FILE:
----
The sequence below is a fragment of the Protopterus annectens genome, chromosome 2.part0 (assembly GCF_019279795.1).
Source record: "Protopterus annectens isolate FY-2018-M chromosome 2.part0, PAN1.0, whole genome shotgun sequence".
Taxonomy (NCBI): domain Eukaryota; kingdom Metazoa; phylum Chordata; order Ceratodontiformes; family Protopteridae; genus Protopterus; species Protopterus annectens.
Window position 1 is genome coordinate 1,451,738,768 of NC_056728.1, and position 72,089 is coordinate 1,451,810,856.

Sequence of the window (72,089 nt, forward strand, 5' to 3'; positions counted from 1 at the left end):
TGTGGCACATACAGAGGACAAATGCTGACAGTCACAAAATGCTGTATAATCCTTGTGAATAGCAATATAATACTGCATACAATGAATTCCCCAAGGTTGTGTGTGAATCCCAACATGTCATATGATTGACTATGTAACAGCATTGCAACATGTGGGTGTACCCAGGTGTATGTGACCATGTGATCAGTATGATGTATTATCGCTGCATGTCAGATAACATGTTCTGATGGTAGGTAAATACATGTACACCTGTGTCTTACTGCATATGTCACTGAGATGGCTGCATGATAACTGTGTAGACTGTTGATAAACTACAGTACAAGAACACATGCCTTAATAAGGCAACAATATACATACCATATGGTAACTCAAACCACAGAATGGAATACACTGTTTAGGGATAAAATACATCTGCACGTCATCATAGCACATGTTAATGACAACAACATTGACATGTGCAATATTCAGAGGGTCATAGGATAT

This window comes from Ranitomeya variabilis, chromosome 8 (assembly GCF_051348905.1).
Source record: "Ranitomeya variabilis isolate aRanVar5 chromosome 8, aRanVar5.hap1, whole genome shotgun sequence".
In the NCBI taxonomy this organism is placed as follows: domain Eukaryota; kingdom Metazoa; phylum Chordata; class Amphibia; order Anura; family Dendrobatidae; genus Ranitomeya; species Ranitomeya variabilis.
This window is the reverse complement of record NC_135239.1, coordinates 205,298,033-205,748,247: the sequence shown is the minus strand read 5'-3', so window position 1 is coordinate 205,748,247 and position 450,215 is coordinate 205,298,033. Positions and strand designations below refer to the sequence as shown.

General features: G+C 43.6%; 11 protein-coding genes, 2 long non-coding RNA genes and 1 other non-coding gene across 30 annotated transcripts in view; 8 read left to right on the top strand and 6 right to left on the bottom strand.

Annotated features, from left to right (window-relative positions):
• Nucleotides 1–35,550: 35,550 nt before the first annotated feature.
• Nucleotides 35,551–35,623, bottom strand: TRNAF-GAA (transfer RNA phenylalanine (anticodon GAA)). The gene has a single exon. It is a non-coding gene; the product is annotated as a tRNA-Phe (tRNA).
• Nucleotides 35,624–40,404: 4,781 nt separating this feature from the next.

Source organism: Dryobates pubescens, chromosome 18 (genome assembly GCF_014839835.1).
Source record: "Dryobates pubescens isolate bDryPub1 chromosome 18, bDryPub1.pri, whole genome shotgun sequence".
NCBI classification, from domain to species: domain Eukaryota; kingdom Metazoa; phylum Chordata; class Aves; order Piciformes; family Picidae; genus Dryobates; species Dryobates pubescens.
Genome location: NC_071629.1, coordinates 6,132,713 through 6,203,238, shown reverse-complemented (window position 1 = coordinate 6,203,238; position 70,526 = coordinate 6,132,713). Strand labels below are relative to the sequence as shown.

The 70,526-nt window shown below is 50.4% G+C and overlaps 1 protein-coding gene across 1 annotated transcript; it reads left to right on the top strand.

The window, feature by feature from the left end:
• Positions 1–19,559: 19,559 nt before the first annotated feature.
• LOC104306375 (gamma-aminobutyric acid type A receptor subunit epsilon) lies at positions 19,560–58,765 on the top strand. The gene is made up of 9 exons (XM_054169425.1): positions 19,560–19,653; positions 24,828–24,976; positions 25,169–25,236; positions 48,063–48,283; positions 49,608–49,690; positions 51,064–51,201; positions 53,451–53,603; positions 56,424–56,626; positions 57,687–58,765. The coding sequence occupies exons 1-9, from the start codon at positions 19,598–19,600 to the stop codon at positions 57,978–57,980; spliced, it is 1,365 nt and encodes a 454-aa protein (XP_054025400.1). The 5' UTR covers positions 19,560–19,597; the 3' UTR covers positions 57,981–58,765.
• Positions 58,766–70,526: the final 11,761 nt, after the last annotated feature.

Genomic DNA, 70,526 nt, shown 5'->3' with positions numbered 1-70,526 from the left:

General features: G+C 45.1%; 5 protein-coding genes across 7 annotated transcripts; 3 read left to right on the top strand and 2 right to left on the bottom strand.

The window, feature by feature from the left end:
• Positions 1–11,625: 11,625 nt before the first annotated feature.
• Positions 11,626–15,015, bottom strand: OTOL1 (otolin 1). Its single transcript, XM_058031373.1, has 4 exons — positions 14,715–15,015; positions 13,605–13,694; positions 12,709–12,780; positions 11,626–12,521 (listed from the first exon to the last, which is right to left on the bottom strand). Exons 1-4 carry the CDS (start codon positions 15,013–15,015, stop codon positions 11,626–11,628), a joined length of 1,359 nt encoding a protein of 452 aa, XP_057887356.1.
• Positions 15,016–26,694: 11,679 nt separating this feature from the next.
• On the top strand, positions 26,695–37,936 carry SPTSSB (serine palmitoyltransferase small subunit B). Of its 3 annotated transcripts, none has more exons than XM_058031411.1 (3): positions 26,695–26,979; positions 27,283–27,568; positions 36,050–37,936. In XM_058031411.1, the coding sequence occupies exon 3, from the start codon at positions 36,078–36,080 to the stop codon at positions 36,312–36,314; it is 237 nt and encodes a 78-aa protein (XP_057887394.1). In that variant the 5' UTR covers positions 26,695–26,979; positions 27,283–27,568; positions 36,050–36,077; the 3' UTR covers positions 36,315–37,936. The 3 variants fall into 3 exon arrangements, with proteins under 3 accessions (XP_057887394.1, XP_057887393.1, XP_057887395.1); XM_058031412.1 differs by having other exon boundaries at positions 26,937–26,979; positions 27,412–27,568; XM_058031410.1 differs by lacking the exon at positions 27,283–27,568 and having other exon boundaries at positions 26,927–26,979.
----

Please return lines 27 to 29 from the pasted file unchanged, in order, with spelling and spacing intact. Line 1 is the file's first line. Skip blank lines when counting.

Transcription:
The window, feature by feature from the left end:
• Positions 1–11,625: 11,625 nt before the first annotated feature.
• Positions 11,626–15,015, bottom strand: OTOL1 (otolin 1). Its single transcript, XM_058031373.1, has 4 exons — positions 14,715–15,015; positions 13,605–13,694; positions 12,709–12,780; positions 11,626–12,521 (listed from the first exon to the last, which is right to left on the bottom strand). Exons 1-4 carry the CDS (start codon positions 15,013–15,015, stop codon positions 11,626–11,628), a joined length of 1,359 nt encoding a protein of 452 aa, XP_057887356.1.